(Vancouver) It’s time for a complete overhaul of BC’s legal aid system, according to a new report from the Canadian Centre for Policy Alternatives and West Coast LEAF (Women’s Legal Education and Action Fund). “Our system is in crisis,” says Alison Brewin, Executive Director of West Coast LEAF and co-author of the study. “Slashing legal aid services only saves money in the very short term. When people lack legal representation, cases are less likely to be resolved outside of court, and can lead to lengthy trials that are extremely costly to the public.”
TORONTO – Prominent Canadian women have a message to Prime Minister Stephen Harper: they refuse to be silenced. The women – feminists, activists, academics, economists, and former politicians – contributed to a new anthology by the Canadian Centre for Policy Alternatives (CCPA).
Contributors: Pat Armstrong * Sheila Copps * Eve-Lyne Couturier * Shelagh Day * Jane Doe * Martha Friendly * Josephine Grey * Michele Landsberg * Heather Mallick * Alexa McDonough * Chi Nguyen * Lana Payne * Shannon Phillips * Elizabeth Quinlan * Qianru She * Judy Rebick * Heather-jane Robertson * Laurel Rothman * Paulette Senior * Priscilla Settee * Uzma Shakir * Elizabeth Sheehy * Marit Stiles * Armine Yalnizyan * Nancy Ruth
Inside this issue: Add Your Voice to the New Call for a Poverty Reduction Plan by the BC Poverty Reduction Coalition Women in the Canadian Economy by Iglika Ivanova Assistance Recipients on Government Hit List by Keith Reynolds Climate Inaction and BC’s Budget by Marc Lee A Closer Look at Low Wages in BC by Steve Kerstetter
HALIFAX, NS - Nova Scotia Child Poverty Report Cards have recorded changes in child poverty since 1999. Each annual card has tracked progress on the government of Canada’s 1989 promise to end child poverty. The report released today, by the Canadian Centre for Policy Alternatives, Nova Scotia, is the tenth card, and is being released on the 20th anniversary of Canada’s promise to eliminate poverty by the year 2000.
The idea of a guaranteed income (sometimes referred to as guaranteed annual income or GAI) has a long and respectable history in Canadian political and economic thought. Recently, in the face of both wide criticism of the Canadian income security system and growing recognition of the unacceptability of current poverty rates, there has been a resurgence in calls for implementation of a Canadian guaranteed income. But the idea is a controversial one; progressive activists, academics, and politicians disagree about the desirability and the practicality of a guaranteed income.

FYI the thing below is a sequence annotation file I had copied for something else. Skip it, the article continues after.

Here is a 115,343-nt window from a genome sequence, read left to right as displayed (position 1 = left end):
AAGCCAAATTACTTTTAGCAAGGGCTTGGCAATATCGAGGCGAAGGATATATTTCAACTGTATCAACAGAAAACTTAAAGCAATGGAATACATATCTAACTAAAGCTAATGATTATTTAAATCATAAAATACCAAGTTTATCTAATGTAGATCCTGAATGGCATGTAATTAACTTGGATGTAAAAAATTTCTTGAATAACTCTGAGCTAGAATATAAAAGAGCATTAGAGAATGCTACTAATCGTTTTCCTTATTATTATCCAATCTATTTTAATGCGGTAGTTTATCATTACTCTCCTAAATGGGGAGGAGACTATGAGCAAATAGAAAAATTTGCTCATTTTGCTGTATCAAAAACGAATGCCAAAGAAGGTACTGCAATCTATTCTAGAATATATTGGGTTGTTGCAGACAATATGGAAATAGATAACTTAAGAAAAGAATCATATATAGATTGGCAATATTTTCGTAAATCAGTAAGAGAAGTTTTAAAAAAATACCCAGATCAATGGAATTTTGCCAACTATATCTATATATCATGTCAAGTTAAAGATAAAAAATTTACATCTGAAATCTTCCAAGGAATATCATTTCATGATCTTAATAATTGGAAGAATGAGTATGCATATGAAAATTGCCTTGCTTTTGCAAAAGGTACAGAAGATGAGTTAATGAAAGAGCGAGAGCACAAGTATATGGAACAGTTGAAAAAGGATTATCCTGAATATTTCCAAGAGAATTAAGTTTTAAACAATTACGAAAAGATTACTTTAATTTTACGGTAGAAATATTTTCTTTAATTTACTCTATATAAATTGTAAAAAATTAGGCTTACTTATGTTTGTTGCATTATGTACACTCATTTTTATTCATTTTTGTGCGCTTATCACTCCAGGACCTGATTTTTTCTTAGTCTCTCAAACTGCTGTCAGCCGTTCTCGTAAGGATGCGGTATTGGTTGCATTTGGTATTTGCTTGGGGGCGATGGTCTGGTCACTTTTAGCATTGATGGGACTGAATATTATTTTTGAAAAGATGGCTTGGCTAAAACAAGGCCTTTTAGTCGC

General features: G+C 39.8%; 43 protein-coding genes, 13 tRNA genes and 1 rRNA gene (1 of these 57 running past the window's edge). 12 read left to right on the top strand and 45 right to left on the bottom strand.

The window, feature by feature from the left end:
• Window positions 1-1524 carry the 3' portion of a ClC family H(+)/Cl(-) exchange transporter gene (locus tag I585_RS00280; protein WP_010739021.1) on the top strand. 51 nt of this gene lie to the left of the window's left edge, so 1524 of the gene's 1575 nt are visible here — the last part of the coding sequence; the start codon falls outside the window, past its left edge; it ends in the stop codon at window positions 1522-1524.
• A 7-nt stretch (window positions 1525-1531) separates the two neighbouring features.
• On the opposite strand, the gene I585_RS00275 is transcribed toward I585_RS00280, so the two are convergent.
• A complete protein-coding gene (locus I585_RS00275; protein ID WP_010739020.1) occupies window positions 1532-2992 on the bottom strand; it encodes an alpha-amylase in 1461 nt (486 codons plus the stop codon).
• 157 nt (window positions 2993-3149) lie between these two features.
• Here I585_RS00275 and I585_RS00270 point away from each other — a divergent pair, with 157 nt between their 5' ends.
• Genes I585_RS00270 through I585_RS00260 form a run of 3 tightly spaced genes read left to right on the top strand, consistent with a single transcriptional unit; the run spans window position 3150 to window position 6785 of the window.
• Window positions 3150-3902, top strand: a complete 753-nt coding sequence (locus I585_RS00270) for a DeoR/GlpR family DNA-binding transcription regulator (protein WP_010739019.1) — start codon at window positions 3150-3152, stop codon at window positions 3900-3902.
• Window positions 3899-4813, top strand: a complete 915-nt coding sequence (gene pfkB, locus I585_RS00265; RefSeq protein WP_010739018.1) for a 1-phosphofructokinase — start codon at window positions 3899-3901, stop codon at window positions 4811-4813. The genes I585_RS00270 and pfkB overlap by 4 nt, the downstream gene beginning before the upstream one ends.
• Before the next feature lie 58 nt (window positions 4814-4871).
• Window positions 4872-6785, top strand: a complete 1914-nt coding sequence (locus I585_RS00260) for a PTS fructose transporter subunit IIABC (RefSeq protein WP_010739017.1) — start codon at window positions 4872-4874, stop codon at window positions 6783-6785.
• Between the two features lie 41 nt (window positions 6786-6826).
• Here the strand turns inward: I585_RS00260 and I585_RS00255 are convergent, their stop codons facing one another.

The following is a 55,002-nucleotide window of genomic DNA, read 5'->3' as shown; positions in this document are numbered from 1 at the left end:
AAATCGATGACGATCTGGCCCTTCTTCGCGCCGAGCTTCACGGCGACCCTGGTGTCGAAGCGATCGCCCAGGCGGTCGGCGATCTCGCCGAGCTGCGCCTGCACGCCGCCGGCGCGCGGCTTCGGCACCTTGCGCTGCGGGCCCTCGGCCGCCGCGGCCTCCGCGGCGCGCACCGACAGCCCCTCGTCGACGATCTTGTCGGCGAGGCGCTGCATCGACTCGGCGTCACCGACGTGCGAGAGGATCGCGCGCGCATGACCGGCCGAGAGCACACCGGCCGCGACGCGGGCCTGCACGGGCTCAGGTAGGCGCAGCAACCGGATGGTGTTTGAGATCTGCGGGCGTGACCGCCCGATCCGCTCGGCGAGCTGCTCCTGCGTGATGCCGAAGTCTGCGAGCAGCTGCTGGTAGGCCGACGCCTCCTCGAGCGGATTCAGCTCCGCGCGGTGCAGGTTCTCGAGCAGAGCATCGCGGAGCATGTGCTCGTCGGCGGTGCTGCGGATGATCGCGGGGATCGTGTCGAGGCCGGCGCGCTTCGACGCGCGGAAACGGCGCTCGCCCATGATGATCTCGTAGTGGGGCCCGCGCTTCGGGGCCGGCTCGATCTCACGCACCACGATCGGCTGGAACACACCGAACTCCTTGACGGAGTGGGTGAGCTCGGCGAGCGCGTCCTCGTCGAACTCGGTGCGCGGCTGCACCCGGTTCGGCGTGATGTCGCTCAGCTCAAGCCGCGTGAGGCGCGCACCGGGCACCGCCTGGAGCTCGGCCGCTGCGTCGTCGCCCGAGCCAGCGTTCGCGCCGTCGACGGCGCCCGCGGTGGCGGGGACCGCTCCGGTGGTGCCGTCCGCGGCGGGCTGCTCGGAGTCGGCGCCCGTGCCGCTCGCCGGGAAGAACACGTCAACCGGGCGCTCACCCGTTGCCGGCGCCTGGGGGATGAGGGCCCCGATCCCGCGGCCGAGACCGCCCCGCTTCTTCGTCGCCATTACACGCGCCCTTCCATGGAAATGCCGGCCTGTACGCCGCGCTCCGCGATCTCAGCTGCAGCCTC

Only 9% of all Canadians were considered poor in 2007. It was the lowest rate of low income in 30 years. But that was before the recession hit last fall. We don’t yet have income data for 2008, but, if past experience is anything to go by, poverty rates will go up again as declining economic growth shows up in the numbers. And that’s bad news for women whose high rates of poverty remain unaddressed.
This report by researcher Monica Townson draws attention to Canada's shockingly high rates of women's poverty and offers a strong critique of recent federal government policies that have helped contribute to it. The report reveals almost one-quarter (24%) of Canadian women raising children on their own and 14% of single older women are poor.
OTTAWA—Canada still has shockingly high rates of women’s poverty but the recession seems to have sidelined anti-poverty policies, says a new study by the Canadian Centre for Policy Alternatives (CCPA). Women’s Poverty and the Recession reveals even after taking into account government transfers and tax credits, almost one-quarter(24%) of Canadian women raising children on their own and 14% of single older women are poor, compared to 9 % of children.